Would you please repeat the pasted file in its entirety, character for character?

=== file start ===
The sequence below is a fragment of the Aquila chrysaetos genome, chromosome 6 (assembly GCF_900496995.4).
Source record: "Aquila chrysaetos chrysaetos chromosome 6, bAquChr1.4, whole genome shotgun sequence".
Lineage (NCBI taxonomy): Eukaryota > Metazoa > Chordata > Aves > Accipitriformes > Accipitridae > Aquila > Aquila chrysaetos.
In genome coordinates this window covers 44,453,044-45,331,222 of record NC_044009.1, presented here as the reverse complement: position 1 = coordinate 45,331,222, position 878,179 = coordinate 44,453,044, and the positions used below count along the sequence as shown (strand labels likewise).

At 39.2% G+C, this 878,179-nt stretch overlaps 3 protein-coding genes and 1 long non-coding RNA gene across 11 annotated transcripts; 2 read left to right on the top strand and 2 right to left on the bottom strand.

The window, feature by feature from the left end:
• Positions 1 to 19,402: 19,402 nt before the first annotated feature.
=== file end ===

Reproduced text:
The sequence below is a fragment of the Aquila chrysaetos genome, chromosome 6 (assembly GCF_900496995.4).
Source record: "Aquila chrysaetos chrysaetos chromosome 6, bAquChr1.4, whole genome shotgun sequence".
Lineage (NCBI taxonomy): Eukaryota > Metazoa > Chordata > Aves > Accipitriformes > Accipitridae > Aquila > Aquila chrysaetos.
In genome coordinates this window covers 44,453,044-45,331,222 of record NC_044009.1, presented here as the reverse complement: position 1 = coordinate 45,331,222, position 878,179 = coordinate 44,453,044, and the positions used below count along the sequence as shown (strand labels likewise).

At 39.2% G+C, this 878,179-nt stretch overlaps 3 protein-coding genes and 1 long non-coding RNA gene across 11 annotated transcripts; 2 read left to right on the top strand and 2 right to left on the bottom strand.

The window, feature by feature from the left end:
• Positions 1 to 19,402: 19,402 nt before the first annotated feature.